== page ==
First, when it comes to AI, this could be a very big deal. One of the things that stop some machine learning systems to be widely used is because it takes up so much memory. Take Libratus, the A.I. that beat experts at no limit poker, it had to play millions of games against itself which had to be run on a supercomputer because it needed a lot of memory.

With a system like this, it could do the same thing and use less memory. So the system could play these games and simulate the outcomes without the need for a Supercomputer.

Secondly, the benefits for quantum computing can be big. With a photonic quantum information processor that's scaled up, they could simulate classical outcomes. It's the same thing insurance companies or banks do but with this system, A.I. could extremely precise on just about everything and use less memory to do these things.



posted on Apr, 10 2019 @ 08:19 PM
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originally posted by: watchandwait410
That sounds cool. I wish I was born 5 years from now in order to take advantage of stuff like that growing up.


That would be cool.



posted on Apr, 10 2019 @ 11:49 PM
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a reply to: neoholographic

Yep and I don't see any repeatable experiments, just claims. It's pretty easy to say quantum this or that. Are you in this field, meaning quantum entanglement, Bose-Einstein condensate, EPR/ER solutions, etc?

Cheers - Dave



posted on Apr, 11 2019 @ 12:19 AM
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a reply to: bobs_uruncle

What?

You can't say quantum this or that and get published in Nature Communications. You can't be serious. Of course Scientist will mention Quantum Mechanics, it's one of the most powerful scientific theories we have.

It makes no sense to hear a Scientist talking about Quantum Mechanics in a paper published in Nature Communications and call it crap without reading it because you see the word quantum. That's just asinine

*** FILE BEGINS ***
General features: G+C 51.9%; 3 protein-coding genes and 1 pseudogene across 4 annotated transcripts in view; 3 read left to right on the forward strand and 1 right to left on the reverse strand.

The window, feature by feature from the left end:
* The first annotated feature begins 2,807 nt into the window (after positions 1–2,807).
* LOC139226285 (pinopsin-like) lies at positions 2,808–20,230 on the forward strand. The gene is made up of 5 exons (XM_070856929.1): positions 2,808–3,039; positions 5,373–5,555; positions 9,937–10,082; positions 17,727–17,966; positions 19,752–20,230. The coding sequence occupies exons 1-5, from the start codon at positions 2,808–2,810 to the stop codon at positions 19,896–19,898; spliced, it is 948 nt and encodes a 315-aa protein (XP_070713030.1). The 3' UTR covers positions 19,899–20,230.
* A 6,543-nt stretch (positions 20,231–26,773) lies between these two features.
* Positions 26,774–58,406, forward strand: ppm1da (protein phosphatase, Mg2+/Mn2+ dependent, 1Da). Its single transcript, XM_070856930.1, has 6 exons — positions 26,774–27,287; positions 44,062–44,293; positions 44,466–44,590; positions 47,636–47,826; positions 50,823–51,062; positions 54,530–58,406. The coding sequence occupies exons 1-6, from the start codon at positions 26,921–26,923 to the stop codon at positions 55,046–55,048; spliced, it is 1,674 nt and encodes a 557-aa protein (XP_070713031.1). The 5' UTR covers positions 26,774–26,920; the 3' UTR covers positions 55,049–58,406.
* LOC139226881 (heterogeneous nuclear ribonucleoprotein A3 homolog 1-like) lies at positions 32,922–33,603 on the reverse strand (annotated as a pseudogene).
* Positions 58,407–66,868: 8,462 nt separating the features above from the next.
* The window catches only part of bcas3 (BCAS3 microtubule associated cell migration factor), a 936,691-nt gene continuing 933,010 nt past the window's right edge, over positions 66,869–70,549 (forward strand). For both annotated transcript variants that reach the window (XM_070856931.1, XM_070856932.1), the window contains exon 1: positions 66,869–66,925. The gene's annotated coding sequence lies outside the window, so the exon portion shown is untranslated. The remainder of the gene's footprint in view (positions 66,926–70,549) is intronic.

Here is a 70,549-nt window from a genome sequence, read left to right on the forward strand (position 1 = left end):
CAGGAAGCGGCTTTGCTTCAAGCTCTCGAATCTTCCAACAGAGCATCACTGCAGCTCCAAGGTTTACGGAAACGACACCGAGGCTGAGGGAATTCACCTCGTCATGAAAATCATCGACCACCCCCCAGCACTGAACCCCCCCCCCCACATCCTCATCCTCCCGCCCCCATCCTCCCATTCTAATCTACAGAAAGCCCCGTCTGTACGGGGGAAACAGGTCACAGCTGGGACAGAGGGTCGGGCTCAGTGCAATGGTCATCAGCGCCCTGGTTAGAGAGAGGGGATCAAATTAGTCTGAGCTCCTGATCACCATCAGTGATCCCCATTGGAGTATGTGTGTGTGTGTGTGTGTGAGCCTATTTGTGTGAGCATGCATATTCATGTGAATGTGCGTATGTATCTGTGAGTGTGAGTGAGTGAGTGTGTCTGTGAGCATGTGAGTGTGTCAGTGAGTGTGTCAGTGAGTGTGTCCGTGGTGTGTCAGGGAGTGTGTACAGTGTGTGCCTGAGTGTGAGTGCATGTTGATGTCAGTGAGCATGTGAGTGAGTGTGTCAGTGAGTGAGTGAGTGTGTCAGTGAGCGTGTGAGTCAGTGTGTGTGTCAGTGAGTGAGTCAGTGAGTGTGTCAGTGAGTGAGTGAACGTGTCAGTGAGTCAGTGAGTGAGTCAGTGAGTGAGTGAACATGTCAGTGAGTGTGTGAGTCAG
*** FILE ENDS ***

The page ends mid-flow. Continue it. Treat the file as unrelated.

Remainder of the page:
posted on Apr, 11 2019 @ 12:41 AM
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This actually doesn't sound like a big deal because even if a computer can emulate human thought and then amplify that, it is still based on something that had the end goal of emulating a flawed mind. Humans are often wrong about what's going to happen in the next few seconds. So let's say that a computer can do the same thing for the next 10 years that a human can do for the next ten seconds, it would probably still be wrong most of the time unless the probable outcome was so obvious that you shouldn't even need a computer to guess anyway.



posted on Apr, 11 2019 @ 01:34 AM
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originally posted by: neoholographic
a reply to: bobs_uruncle

What?

You can't say quantum this or that and get published in Nature Communications. You can't be serious. Of course Scientist will mention Quantum Mechanics, it's one of the most powerful scientific theories we have.

It makes no sense to hear a Scientist talking about Quantum Mechanics in a paper published in Nature Communications and call it crap without reading it because you see the word quantum. That's just asinine